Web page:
National Hispanic Cultural Center - Journal Theatre
1701 4th St SW
Albuquerque NM 87102
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Tickets cost $27, $37 and $46 (plus applicable service charges). Tickets are available from the NHCC Box Office (in person and by phone - (505) 724-4771).
Acclaimed singer-songwriter Carla Morrison is coming back to music brand new. These past few years, she's intentionally centered herself—learning who she's been and who she wants to be, and culling empowerment from both. This choice was critical; patiently refocusing may have saved her life.
Raw retellings of emotional, personal heartbreaks are the bedrock of Morrison's material, and this honest approach earned her multiple Grammy noms and Latin Grammy wins over the course of five albums. Snowballing from her 2010 debut Mientras Tú Dormías, onto 2012's Déjenme Llorar and the 2016 release of Amor Supremo, her success grew rapidly. Taking the outdoor stage at Coachella, sharing a bill with rock giants Enjambre at Mexico City's Palacio de los Deportes and filling to capacity as headliner the city's famed Auditorio Nacional, opening for tours in Spain, Latin America, and a sold-out stretch of U.S. shows followed.
"It's just kind of the Latino way," the Tecate, Baja California-born musician says. "You always feel so grateful, and you always feel so guilty. You don't feel like you're entitled to rest."
Today, she's still making music on her own terms—only now, those terms have changed.
In 2017, there came a point when an inner voice of fear was all Morrison could hear. An amalgam of persistent opinions and criticism from both the industry and listeners, her own gut feelings—those internal nudges toward one direction or another, the inner validation that you're doing the right thing—had been silenced altogether.
"For the longest time, I questioned the purpose of my existence, when I was in the middle of my success," she says. "I would find myself thinking very often that I wanted to die. Being a highly sensitive person, it was just a lot. It felt overwhelming."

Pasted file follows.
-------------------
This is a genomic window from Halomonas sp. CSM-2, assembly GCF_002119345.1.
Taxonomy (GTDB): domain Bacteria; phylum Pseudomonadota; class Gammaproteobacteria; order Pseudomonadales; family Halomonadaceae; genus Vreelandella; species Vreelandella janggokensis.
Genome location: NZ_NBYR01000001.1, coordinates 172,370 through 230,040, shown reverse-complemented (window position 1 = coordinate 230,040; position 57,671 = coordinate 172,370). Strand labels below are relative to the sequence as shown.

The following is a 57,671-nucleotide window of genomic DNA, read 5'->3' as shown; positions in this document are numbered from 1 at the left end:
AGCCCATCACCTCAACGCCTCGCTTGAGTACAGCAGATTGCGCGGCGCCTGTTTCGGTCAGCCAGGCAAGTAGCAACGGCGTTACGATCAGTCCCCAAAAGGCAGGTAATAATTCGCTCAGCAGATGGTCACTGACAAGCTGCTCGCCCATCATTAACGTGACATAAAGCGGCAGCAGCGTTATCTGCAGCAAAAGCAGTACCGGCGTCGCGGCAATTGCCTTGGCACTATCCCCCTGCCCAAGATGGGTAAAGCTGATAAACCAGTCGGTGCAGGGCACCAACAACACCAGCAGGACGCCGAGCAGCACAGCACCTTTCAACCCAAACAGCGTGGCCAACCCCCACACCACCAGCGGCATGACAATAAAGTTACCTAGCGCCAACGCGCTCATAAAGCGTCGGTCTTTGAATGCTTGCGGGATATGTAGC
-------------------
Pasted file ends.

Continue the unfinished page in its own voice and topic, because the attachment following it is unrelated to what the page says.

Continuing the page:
Addressing her collapsing mental and emotional state was a life-or-death matter. She needed a chance to find herself again, and so she intentionally paused everything—social media, music-making, touring.
Now stronger than ever, Morrison is following fresh ambitions with confidence. Her new songs reflect the labor of a self-discovery journey; in them she shares its fruits too, so that anyone who hears her messages might also find their own route to happiness.
More than a decade after breaking into the Los Angeles indie scene, singer/songwriter Irene Diaz is breaking new ground in 2022 with her first full-length album, Lovers & Friends. The highly anticipated album was more than five years in the making and executive produced by Grammy Award nominee and Latin Grammy Award winner Carla Morrison.
Lovers & Friends may be Diaz's first official album, but the Mexican American artist is a veteran of the L.A. music scene and has shared the stage with notable acts such as Carla Morrison, Gaby Moreno, Fantastic Negrito, Las Cafeteras, L.A. Witch, Ozomatli, and countless others.
A cultural hybrid of the border town El Paso, Texas and neighboring Cd. Juarez, Chihuahua, the budding group Estereomance is the liberated voice of all the border emotions screaming to be heard. West Texas Soul Pop intermixes with the artists' combined introspection, delivering an unheard global identity and sound. The music subtly dances its way into the marrow of consciousness, sending a message from the deep-rooted origins of the west Texas bordertowns.
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